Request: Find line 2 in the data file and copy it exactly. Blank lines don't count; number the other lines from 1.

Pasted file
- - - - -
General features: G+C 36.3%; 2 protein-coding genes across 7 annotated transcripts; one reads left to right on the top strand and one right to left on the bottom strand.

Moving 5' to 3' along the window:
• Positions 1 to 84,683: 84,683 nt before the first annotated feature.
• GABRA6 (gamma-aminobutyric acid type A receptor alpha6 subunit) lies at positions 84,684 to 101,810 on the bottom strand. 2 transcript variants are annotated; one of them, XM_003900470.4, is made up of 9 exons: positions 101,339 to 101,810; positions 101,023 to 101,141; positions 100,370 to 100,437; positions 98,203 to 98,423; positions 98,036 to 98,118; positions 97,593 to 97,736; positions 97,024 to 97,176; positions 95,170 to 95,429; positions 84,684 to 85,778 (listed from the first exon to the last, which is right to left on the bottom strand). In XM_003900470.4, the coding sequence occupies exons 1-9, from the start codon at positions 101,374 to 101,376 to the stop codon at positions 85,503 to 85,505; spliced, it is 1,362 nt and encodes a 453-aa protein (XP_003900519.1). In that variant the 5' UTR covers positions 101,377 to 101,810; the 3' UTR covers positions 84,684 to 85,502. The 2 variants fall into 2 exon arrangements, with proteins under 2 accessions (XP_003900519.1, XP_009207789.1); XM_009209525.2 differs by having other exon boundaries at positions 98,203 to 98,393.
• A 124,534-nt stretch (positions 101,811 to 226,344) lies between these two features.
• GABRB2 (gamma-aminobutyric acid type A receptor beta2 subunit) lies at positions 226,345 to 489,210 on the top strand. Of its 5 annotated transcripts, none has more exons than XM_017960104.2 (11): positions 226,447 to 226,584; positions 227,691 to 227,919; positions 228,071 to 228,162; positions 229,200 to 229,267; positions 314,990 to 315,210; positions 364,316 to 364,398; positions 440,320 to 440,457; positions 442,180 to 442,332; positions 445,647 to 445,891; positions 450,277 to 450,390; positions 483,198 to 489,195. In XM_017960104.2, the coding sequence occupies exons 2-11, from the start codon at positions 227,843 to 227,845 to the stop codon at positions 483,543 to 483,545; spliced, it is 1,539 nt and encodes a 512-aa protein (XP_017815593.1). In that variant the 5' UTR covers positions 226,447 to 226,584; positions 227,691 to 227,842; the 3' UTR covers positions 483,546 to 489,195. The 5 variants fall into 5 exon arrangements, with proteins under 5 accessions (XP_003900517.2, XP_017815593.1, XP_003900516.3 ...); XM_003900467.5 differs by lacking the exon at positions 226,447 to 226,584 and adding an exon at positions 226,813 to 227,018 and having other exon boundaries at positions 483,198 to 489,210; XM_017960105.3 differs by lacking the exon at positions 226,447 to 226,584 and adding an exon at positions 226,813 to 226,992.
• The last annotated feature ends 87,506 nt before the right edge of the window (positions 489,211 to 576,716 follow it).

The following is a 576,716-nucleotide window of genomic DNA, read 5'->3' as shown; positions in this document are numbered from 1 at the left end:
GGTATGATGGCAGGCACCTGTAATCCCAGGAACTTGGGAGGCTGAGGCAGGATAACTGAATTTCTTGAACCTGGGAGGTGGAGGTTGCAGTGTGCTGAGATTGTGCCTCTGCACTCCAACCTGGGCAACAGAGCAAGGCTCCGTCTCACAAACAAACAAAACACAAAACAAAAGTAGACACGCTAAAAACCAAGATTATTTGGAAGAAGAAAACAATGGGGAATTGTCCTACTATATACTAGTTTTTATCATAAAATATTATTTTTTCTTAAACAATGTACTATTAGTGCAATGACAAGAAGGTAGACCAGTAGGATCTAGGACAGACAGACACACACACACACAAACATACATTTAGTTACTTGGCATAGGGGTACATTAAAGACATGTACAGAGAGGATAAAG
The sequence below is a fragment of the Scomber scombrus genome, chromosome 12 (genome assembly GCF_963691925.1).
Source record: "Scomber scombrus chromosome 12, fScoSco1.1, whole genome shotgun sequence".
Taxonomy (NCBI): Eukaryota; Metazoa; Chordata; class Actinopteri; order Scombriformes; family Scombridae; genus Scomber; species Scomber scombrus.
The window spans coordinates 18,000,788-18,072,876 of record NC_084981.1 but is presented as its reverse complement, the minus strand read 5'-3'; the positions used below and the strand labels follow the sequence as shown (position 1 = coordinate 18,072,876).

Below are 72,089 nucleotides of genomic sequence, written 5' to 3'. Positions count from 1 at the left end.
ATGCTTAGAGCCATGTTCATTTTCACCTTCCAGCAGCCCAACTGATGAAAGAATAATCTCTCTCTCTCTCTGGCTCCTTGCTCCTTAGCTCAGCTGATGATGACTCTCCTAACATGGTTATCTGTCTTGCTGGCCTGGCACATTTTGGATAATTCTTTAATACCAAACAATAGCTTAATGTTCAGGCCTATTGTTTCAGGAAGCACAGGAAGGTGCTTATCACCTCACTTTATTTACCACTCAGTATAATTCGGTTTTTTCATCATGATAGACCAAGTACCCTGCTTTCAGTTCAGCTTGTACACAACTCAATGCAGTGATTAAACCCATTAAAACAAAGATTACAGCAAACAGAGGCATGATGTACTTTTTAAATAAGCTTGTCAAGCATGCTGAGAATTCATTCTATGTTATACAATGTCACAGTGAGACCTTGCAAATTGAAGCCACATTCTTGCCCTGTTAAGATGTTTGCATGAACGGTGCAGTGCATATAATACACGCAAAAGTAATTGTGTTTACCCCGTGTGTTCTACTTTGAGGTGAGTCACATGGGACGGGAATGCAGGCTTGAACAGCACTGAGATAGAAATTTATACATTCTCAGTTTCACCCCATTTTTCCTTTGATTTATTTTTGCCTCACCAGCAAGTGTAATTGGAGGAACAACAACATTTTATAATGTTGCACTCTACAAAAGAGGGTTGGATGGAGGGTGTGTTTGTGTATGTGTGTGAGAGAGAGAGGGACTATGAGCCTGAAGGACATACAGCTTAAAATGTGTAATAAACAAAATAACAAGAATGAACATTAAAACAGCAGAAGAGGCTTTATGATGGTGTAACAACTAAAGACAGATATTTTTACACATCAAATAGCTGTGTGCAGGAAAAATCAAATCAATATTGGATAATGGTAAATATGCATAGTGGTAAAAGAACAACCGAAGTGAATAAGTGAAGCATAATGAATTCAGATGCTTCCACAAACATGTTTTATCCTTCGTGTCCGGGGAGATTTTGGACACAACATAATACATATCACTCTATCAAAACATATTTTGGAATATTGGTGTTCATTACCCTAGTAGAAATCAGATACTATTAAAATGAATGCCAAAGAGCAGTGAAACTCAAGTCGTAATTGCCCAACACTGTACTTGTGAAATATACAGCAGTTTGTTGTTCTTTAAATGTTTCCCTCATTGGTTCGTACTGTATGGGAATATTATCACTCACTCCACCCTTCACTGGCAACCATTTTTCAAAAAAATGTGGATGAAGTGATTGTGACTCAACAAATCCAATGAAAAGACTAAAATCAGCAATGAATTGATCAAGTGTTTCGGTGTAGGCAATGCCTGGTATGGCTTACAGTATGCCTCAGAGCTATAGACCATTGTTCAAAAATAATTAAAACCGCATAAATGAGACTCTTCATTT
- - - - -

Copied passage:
Moving 5' to 3' along the window: